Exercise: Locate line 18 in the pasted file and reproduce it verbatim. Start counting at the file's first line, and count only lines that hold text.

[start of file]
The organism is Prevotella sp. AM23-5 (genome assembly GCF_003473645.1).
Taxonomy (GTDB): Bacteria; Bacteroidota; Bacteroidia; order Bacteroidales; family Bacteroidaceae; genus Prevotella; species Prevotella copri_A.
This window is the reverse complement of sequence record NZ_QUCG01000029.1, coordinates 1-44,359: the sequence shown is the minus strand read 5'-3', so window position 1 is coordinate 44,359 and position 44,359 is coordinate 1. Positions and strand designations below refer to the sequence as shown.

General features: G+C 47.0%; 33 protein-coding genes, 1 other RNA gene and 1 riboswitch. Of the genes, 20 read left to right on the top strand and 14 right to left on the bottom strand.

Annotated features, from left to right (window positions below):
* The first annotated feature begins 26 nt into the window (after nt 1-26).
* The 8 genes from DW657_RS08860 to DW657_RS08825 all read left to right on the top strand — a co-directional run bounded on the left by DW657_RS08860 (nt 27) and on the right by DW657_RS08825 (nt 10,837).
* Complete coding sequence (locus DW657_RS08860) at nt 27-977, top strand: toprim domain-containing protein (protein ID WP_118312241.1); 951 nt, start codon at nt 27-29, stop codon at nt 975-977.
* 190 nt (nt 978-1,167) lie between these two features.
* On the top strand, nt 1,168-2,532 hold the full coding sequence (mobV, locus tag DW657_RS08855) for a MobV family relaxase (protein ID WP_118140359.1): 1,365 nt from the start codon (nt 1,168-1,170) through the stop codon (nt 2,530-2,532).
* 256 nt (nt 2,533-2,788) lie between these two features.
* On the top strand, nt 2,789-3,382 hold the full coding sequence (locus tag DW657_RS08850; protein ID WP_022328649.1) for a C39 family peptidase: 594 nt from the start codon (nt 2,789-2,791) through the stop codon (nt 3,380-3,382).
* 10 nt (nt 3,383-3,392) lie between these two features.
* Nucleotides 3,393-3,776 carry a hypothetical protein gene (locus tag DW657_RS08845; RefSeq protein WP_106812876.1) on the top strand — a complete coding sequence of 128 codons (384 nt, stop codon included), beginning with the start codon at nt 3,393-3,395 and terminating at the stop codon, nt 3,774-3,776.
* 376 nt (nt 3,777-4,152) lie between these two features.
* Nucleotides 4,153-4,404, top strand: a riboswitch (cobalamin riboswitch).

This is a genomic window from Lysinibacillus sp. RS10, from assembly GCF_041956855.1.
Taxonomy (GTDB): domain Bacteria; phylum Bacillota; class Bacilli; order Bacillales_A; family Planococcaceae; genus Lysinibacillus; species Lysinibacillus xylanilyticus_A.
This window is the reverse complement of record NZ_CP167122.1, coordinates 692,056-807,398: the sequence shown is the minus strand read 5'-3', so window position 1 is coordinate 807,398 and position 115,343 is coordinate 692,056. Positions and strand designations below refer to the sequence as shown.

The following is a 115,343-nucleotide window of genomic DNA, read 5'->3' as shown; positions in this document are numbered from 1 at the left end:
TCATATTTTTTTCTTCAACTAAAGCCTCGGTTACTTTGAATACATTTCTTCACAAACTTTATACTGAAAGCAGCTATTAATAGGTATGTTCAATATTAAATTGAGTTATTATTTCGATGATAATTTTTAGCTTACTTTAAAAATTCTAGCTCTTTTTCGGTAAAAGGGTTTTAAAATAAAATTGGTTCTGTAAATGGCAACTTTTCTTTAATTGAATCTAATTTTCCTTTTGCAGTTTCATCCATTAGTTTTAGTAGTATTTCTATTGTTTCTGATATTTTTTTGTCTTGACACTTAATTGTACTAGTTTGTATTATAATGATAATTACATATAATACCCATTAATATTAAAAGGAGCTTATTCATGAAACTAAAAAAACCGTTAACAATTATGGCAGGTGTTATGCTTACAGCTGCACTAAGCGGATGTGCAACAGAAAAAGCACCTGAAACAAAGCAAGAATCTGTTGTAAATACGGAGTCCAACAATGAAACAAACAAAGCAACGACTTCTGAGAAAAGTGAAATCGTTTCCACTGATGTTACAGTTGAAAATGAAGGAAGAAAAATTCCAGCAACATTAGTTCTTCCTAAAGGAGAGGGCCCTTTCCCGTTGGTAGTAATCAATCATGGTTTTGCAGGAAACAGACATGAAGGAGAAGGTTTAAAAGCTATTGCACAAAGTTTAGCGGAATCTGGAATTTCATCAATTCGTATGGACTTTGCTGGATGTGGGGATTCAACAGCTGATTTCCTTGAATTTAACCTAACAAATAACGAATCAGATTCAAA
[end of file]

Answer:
Taxonomy (GTDB): domain Bacteria; phylum Bacillota; class Bacilli; order Bacillales_A; family Planococcaceae; genus Lysinibacillus; species Lysinibacillus xylanilyticus_A.